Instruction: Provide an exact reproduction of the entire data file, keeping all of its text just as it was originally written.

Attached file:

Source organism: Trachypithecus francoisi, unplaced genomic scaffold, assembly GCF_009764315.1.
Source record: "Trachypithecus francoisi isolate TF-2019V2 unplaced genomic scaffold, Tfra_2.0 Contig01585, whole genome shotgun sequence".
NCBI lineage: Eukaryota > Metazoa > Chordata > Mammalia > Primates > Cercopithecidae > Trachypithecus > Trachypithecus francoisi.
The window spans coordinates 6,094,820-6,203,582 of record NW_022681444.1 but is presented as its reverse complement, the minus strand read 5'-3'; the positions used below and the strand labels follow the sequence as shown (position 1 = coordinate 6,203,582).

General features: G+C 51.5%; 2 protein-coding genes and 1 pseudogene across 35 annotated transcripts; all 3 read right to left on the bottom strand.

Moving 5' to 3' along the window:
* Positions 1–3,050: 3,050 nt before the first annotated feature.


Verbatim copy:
Source organism: Trachypithecus francoisi, unplaced genomic scaffold, assembly GCF_009764315.1.
Source record: "Trachypithecus francoisi isolate TF-2019V2 unplaced genomic scaffold, Tfra_2.0 Contig01585, whole genome shotgun sequence".
NCBI lineage: Eukaryota > Metazoa > Chordata > Mammalia > Primates > Cercopithecidae > Trachypithecus > Trachypithecus francoisi.
The window spans coordinates 6,094,820-6,203,582 of record NW_022681444.1 but is presented as its reverse complement, the minus strand read 5'-3'; the positions used below and the strand labels follow the sequence as shown (position 1 = coordinate 6,203,582).

General features: G+C 51.5%; 2 protein-coding genes and 1 pseudogene across 35 annotated transcripts; all 3 read right to left on the bottom strand.

Moving 5' to 3' along the window:
* Positions 1–3,050: 3,050 nt before the first annotated feature.